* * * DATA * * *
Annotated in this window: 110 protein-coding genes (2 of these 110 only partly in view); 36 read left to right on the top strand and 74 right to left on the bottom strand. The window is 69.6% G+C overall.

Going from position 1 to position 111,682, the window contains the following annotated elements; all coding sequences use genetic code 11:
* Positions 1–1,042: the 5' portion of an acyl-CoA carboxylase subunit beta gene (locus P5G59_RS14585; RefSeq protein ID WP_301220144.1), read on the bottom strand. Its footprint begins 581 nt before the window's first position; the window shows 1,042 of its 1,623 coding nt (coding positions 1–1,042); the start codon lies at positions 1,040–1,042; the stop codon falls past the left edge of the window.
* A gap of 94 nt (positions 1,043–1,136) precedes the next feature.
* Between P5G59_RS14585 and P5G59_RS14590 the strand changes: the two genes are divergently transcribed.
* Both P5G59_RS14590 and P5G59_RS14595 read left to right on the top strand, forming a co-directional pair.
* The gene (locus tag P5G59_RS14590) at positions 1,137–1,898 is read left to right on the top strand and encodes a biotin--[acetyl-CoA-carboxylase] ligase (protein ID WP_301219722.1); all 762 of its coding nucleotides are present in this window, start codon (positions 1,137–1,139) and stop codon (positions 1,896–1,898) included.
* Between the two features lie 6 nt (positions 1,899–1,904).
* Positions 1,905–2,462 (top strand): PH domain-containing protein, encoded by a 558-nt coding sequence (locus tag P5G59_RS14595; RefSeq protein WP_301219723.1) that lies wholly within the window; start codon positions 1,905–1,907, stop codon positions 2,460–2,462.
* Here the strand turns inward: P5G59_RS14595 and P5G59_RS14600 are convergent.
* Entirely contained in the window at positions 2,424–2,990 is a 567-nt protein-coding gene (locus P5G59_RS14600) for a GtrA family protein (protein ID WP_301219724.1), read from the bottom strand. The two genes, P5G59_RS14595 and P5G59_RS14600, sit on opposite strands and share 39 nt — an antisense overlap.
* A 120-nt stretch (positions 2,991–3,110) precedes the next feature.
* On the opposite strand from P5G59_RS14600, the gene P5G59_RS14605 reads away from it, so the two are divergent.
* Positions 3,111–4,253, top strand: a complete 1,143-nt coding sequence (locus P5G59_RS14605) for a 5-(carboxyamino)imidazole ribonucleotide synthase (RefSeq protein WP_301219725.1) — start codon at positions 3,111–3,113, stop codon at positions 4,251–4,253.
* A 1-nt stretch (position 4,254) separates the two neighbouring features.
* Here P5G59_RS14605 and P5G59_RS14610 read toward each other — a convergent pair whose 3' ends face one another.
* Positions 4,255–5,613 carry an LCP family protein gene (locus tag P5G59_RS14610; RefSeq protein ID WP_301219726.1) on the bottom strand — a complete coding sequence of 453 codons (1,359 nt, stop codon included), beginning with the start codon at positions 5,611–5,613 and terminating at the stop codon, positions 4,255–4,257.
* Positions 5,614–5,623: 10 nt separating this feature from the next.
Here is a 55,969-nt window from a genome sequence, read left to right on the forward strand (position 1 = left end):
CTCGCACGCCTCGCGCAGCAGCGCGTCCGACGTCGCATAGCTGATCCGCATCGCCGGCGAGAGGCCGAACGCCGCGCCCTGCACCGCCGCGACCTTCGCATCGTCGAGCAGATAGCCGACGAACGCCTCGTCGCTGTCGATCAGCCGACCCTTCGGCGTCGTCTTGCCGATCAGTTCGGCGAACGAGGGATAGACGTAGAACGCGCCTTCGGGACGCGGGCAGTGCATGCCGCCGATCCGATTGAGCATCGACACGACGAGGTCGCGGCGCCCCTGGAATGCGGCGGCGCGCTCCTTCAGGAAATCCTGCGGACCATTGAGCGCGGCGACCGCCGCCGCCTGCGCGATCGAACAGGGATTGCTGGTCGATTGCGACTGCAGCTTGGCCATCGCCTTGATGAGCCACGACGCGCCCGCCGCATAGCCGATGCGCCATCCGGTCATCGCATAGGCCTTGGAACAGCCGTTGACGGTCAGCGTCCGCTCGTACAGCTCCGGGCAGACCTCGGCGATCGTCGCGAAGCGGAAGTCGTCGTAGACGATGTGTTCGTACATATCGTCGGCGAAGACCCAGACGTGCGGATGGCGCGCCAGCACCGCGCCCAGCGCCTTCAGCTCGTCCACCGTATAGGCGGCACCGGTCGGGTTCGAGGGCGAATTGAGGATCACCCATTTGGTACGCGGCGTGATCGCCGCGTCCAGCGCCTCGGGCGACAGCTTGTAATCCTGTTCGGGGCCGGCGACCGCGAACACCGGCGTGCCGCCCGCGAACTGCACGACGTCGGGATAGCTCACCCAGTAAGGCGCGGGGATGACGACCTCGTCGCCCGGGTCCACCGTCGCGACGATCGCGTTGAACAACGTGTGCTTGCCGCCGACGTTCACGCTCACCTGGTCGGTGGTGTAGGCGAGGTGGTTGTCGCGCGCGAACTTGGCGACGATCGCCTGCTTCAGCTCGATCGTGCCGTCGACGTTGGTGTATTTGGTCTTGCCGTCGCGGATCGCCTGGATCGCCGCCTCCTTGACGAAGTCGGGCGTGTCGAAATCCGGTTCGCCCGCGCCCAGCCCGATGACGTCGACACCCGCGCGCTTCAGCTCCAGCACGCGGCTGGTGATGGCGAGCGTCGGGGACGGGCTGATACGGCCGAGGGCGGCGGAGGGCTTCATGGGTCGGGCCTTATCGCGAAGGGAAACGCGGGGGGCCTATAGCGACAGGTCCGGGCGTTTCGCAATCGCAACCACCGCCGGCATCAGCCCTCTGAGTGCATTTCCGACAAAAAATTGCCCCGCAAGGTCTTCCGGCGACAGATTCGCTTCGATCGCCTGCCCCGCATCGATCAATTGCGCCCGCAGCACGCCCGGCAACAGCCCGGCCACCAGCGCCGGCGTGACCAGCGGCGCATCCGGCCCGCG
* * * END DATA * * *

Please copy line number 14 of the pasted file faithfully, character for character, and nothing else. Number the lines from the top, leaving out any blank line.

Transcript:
* Positions 3,111–4,253, top strand: a complete 1,143-nt coding sequence (locus P5G59_RS14605) for a 5-(carboxyamino)imidazole ribonucleotide synthase (RefSeq protein WP_301219725.1) — start codon at positions 3,111–3,113, stop codon at positions 4,251–4,253.